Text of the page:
Opinion

Paul Taylor

Analysis: Euro crisis tests limits of “French exception”

Paul Taylor
Sep 17, 2012 06:56 UTC

PARIS (Reuters) – The French consider themselves an exceptional lot. With much of the world’s finest food, wine, landscape, architecture, literature and arts, it’s hardly surprising.

But the French economic exception faces a reality check almost three years into the euro zone’s sovereign debt crisis.

France’s enduring ability to defy economic gravity – adding new taxes on top of one of the highest fiscal burdens in Europe, preserving short working hours, job protection, early retirement and generous welfare benefits – is about to be tested.

President Francois Hollande has promised to bring the deficit down to 3 percent of gross domestic product in next week’s 2013 budget from a forecast 4.5 percent this year.

Unlike many European peers, he plans to achieve two-thirds of the adjustment by raising extra revenue, despite a virtually flat economy, and less than a third by freezing public spending in nominal terms.

Euro zone advancing through obstacle course

Paul Taylor
Sep 13, 2012 10:13 UTC

PARIS (Reuters) – Europe has cleared more obstacles on the road to containing its sovereign debt crisis and stabilising the euro zone after Germany’s constitutional court allowed a permanent bailout fund to go ahead and the Dutch voted for pro-European parties.

Coupled with a European Central Bank decision to buy short-term bonds of states that apply for assistance and abide by strict conditions, and with EU proposals for a single euro zone banking supervisor, Wednesday’s ruling clears the way for a concerted effort to draw a line under the crisis.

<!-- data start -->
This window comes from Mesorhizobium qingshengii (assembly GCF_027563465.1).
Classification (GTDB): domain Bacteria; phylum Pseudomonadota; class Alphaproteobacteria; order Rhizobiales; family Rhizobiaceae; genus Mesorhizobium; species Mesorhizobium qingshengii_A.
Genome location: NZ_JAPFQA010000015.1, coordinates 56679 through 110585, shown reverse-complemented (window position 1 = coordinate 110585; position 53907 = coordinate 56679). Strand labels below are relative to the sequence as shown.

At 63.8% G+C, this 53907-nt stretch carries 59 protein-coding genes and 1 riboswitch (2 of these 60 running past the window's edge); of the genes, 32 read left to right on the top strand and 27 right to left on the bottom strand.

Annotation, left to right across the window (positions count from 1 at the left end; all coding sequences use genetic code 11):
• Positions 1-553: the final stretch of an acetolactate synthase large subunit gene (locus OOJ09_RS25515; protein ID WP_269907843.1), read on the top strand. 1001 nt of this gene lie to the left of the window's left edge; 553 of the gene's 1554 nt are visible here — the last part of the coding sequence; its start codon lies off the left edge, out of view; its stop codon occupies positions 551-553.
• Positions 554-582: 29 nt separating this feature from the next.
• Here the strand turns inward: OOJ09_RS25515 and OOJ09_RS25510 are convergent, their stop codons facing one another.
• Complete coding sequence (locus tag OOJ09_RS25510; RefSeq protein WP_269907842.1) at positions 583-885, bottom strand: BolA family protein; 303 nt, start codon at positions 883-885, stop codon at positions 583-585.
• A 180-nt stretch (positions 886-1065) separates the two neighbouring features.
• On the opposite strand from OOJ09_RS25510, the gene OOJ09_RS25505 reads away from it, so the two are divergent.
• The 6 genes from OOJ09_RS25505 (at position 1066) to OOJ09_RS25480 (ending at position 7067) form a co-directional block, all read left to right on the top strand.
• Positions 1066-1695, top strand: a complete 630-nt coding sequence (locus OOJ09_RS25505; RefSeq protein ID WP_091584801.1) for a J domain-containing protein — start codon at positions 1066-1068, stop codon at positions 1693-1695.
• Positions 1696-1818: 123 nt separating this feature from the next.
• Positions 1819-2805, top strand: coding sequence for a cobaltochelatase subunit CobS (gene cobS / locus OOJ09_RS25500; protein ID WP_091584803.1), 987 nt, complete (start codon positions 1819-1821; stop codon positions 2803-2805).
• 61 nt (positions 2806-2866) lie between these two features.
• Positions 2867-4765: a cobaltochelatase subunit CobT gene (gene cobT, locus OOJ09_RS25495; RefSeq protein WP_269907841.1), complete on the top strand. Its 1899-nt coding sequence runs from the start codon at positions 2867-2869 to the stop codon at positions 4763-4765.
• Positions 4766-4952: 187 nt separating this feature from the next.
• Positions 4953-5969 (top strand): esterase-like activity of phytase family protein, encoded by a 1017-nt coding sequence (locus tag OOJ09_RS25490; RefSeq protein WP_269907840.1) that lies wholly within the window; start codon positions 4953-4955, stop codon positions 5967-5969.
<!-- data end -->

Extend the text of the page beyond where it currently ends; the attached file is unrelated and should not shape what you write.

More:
However, there are still risks on the way to repairing the flawed euro construct, and Europe has yet to find a strategy to revive economic growth that would enable highly indebted states to reduce debt burdens and put the jobless back to work.

Analysis: Euro zone advancing through obstacle course

Paul Taylor
Sep 12, 2012 18:24 UTC

PARIS (Reuters) – Europe has cleared more key obstacles on the road to containing its sovereign debt crisis and stabilizing the euro zone after Germany’s constitutional court allowed a permanent bailout fund to go ahead.

Coupled with a European Central Bank decision to buy short-term bonds of states that apply for assistance and abide by strict conditions, and with EU proposals for a single euro zone banking supervisor, Wednesday’s ruling clears the way for a concerted effort to draw a line under the crisis.

However, political risks still lurk on the path to repairing the flawed euro construct, and Europe has yet to find a strategy to revive economic growth that would enable highly indebted states to reduce debt burdens and put the jobless back to work.

Euro zone enters dangerous week buoyed by ECB

Paul Taylor
Sep 9, 2012 09:58 UTC

PARIS (Reuters) – The euro zone enters a dangerous week, strewn with potential landmines, in a somewhat more optimistic mood after investors welcomed a European Central Bank plan to prevent a breakup of the single currency.

German judges, Dutch voters, IMF inspectors and Brussels regulators could all spring surprises that make it harder to resolve a sovereign debt crisis which is almost three years old and weighing on the world economy.

Wednesday is the main day to watch.

Germany’s constitutional court rules then on the legality of the euro zone’s permanent financial rescue fund, the European Commission unveils detailed plans for a euro zone banking union, and the Netherlands holds a cliff hanger general election.

ECB sets stage for euro rescue but will Spain jump?

Paul Taylor
Sep 6, 2012 17:28 UTC

PARIS (Reuters) – European Central Bank President Mario Draghi has delivered a roadmap for rescuing the euro zone from potential meltdown but the onus is now on Spain to swallow its pride and apply for help to bring down crippling borrowing costs.

Draghi met or exceeded market expectations by announcing on Thursday that the ECB was ready to buy unlimited amounts of bonds of up to three-year maturity of countries that request a European bailout and fulfil strict policy conditions.